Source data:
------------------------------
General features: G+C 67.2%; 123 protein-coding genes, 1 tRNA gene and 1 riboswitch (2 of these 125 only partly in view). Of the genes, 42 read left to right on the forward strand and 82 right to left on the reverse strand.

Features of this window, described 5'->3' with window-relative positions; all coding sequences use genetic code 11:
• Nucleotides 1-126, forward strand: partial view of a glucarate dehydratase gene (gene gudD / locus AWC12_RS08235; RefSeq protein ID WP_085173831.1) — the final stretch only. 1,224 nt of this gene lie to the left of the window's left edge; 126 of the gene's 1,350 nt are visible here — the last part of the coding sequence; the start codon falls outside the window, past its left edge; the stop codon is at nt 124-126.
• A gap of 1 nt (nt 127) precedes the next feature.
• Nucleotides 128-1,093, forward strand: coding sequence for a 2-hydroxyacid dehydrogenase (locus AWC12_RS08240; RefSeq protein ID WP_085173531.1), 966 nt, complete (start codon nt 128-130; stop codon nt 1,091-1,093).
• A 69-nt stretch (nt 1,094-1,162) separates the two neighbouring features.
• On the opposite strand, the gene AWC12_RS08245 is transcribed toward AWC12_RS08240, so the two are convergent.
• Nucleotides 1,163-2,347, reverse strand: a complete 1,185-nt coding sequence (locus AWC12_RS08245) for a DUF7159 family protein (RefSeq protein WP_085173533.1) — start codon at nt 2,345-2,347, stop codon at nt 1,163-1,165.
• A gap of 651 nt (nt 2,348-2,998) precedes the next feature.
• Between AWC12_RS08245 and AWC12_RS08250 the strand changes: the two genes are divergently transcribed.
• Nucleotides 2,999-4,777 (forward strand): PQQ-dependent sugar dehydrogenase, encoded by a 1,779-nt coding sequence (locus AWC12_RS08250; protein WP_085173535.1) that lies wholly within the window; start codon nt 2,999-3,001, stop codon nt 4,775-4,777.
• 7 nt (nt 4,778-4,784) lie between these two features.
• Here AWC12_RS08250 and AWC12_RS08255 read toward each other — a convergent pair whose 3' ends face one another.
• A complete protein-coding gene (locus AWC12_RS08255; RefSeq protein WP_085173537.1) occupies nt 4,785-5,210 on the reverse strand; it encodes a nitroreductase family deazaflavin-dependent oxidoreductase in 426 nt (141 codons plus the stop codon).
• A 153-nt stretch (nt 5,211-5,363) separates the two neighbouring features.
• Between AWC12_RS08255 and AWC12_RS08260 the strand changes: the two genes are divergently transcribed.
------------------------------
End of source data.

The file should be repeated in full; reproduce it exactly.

General features: G+C 67.2%; 123 protein-coding genes, 1 tRNA gene and 1 riboswitch (2 of these 125 only partly in view). Of the genes, 42 read left to right on the forward strand and 82 right to left on the reverse strand.

Features of this window, described 5'->3' with window-relative positions; all coding sequences use genetic code 11:
• Nucleotides 1-126, forward strand: partial view of a glucarate dehydratase gene (gene gudD / locus AWC12_RS08235; RefSeq protein ID WP_085173831.1) — the final stretch only. 1,224 nt of this gene lie to the left of the window's left edge; 126 of the gene's 1,350 nt are visible here — the last part of the coding sequence; the start codon falls outside the window, past its left edge; the stop codon is at nt 124-126.
• A gap of 1 nt (nt 127) precedes the next feature.
• Nucleotides 128-1,093, forward strand: coding sequence for a 2-hydroxyacid dehydrogenase (locus AWC12_RS08240; RefSeq protein ID WP_085173531.1), 966 nt, complete (start codon nt 128-130; stop codon nt 1,091-1,093).
• A 69-nt stretch (nt 1,094-1,162) separates the two neighbouring features.
• On the opposite strand, the gene AWC12_RS08245 is transcribed toward AWC12_RS08240, so the two are convergent.
• Nucleotides 1,163-2,347, reverse strand: a complete 1,185-nt coding sequence (locus AWC12_RS08245) for a DUF7159 family protein (RefSeq protein WP_085173533.1) — start codon at nt 2,345-2,347, stop codon at nt 1,163-1,165.
• A gap of 651 nt (nt 2,348-2,998) precedes the next feature.
• Between AWC12_RS08245 and AWC12_RS08250 the strand changes: the two genes are divergently transcribed.
• Nucleotides 2,999-4,777 (forward strand): PQQ-dependent sugar dehydrogenase, encoded by a 1,779-nt coding sequence (locus AWC12_RS08250; protein WP_085173535.1) that lies wholly within the window; start codon nt 2,999-3,001, stop codon nt 4,775-4,777.
• 7 nt (nt 4,778-4,784) lie between these two features.
• Here AWC12_RS08250 and AWC12_RS08255 read toward each other — a convergent pair whose 3' ends face one another.
• A complete protein-coding gene (locus AWC12_RS08255; RefSeq protein WP_085173537.1) occupies nt 4,785-5,210 on the reverse strand; it encodes a nitroreductase family deazaflavin-dependent oxidoreductase in 426 nt (141 codons plus the stop codon).
• A 153-nt stretch (nt 5,211-5,363) separates the two neighbouring features.
• Between AWC12_RS08255 and AWC12_RS08260 the strand changes: the two genes are divergently transcribed.